There are several unique differentiators between the two formats, though. For a Retailer, what stands out is Outward Appearance, by its sheer ability to have a physical presence – the shop down the road or the outlet in the mall that one can visit and physically experience is more real than the flat structure of an online shopping portal.
In contrast, the e-tailer relies on its Non-Threatening Ambience, where the consumer is able to approach the brand without being self-conscious or feel in any way intimidated. The e-tailer’s ability to be accessible anywhere, everywhere goes a long way towards building this essential element of Trust. Despite having a flat non-physical interface, the e-tailer uses the advantage of being incognito to attain the otherwise reluctant-to-shop consumer’s attention.

On Educating the Consumer

We intrinsically understand the Trust in a Retailer to be higher than that in an e-tailer. Though we may understand this innately, the articulation requires us to bring in the theory of Trust. The Retailer, by virtue of its very format, has the ability to encourage the consumer to experience the product before it is bought – thereby fulfilling the Shared Interest of the consumer to experience the product through tactile means. This display of understanding lends to a higher transactional predictability and better outcome expectations, thus reinforcing the Trust environment.
Although there is no such teasing of the senses involved in online shopping, the e-tailer compensates by undertaking the role of a guide. Online shopping websites are replete with all the possible product-related information at the consumer’s fingertips. In most cases, the consumer can even use the online information available to compare products and make the best possible purchase decision for her/himself, thereby highlighting the e-tailer’s Guiding and Helping approach, making it more amenable to the consumer’s trust.

On The Nature of Business

One unique concept, that of Self-Control, a part of Aspirational Appeal in creating Attraction, goes in the favor of Retailers. The Retailer has enormous limitations in terms of what to display, how much to display, pricing, and so on since the costs of space and logistics are more or less fixed. Hence, Self-Control is a characteristic imbibed in the retailer’s business ethic.
On the other hand, for an e-tailer, the high intensity of Conscious Effort, a part of Rational Appeal (which contributes to Brand Attraction), that is required by virtue of operating in a highly competitive space with low differentiators, to stay on top of the consumer’s mind makes the category’s Buying Propensity high.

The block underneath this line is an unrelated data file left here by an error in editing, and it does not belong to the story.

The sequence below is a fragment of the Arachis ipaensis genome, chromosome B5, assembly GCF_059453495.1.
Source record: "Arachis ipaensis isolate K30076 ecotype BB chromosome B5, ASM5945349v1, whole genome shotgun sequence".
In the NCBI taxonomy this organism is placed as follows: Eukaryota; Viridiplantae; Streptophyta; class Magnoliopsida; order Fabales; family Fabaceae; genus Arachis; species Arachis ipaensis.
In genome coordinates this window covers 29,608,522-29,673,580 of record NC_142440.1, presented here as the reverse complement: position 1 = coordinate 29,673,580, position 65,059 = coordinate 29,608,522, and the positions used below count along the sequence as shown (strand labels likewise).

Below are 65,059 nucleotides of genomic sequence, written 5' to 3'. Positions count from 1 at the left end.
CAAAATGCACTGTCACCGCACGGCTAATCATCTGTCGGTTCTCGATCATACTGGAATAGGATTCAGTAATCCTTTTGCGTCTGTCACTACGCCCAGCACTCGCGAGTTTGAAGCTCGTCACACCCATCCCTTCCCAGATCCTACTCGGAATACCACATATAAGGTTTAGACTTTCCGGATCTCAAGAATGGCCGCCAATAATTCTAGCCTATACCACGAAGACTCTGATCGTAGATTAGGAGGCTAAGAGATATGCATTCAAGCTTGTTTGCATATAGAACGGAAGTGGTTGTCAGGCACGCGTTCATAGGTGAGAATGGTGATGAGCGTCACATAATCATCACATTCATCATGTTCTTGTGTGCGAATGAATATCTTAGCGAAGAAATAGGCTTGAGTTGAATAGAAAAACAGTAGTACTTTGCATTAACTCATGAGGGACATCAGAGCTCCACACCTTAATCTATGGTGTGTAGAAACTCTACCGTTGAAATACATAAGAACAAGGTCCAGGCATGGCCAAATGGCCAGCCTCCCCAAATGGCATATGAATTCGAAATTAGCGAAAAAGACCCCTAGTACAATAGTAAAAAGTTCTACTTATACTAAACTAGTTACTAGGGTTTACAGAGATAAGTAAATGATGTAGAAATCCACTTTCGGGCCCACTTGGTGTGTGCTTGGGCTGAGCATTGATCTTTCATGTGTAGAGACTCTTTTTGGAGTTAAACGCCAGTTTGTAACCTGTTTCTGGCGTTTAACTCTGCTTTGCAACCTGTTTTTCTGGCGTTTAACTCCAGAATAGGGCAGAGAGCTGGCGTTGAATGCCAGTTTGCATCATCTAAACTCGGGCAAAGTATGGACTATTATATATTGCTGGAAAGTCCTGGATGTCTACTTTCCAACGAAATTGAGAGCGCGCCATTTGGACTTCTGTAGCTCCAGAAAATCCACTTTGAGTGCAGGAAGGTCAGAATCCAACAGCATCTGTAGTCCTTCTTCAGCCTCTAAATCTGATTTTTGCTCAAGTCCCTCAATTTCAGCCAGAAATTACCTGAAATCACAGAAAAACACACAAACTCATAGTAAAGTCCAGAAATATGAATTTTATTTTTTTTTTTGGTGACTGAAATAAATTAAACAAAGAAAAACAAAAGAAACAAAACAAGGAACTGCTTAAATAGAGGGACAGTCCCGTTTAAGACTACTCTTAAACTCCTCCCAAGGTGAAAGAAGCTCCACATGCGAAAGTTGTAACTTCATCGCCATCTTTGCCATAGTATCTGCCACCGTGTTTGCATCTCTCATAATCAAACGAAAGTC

On Engaging with the Consumer

Retailers show high energy, enthusiasm, full concentration, and alertness to material situations – traits of Positivity, an aspect that is crucial to engage its audience. The manner in which a store attendant greets you with a warm smile, the suggestions and advice that he imparts while you walk around at your own pace, the new products that he tells you about before requesting to talk to you – these experiences can occur only in physical spaces.
E-tailers, in comparison, have inadvertently set themselves up to building and preserving a new culture of sit-at-home (or office) shoppers. The idea of shopping is no longer uncomfortable. E-tailers showcase the traits of Social Maturity – humility, community participation, and socialization, which appeal to a new set of shoppers.

Wednesday, April 20, 2016

Misleading Endorsements – Where Does The Blame Lie?



The recent controversy regarding celebrity endorsers being penalized for misleading endorsement has brought to light an old debate. Is spurious brand endorsement merely the responsibility of an endorser? What is the brand's obligation in making a claim? If something goes wrong, where and how does the blame get assigned? All combined, the debate about changes to the Consumer Protection Bill surrounding the penalization of celebrity brand endorsers with misleading claims ought to be conducted on an open platform. There are several layers to the debate and these must be considered carefully before the panel’s recommendations are put into effect.

At present, the debate revolves around the suggestions of a parliamentary standing committee on food, consumer affairs, and public distribution, which recommends celebrities be held accountable for the brands they endorse. If the parliamentary panel’s recommendations are accepted, a celebrity endorsing a brand that has a misleading advertisement can be fined up to INR 50 lakh or a jail term of up to five years. It can be argued that owing to their celebrity status, any brand endorsed by celebrities is automatically found attractive by the masses. However, is a celebrity status enough to be incriminated? Shouldn’t both the promoter and endorser be held accountable?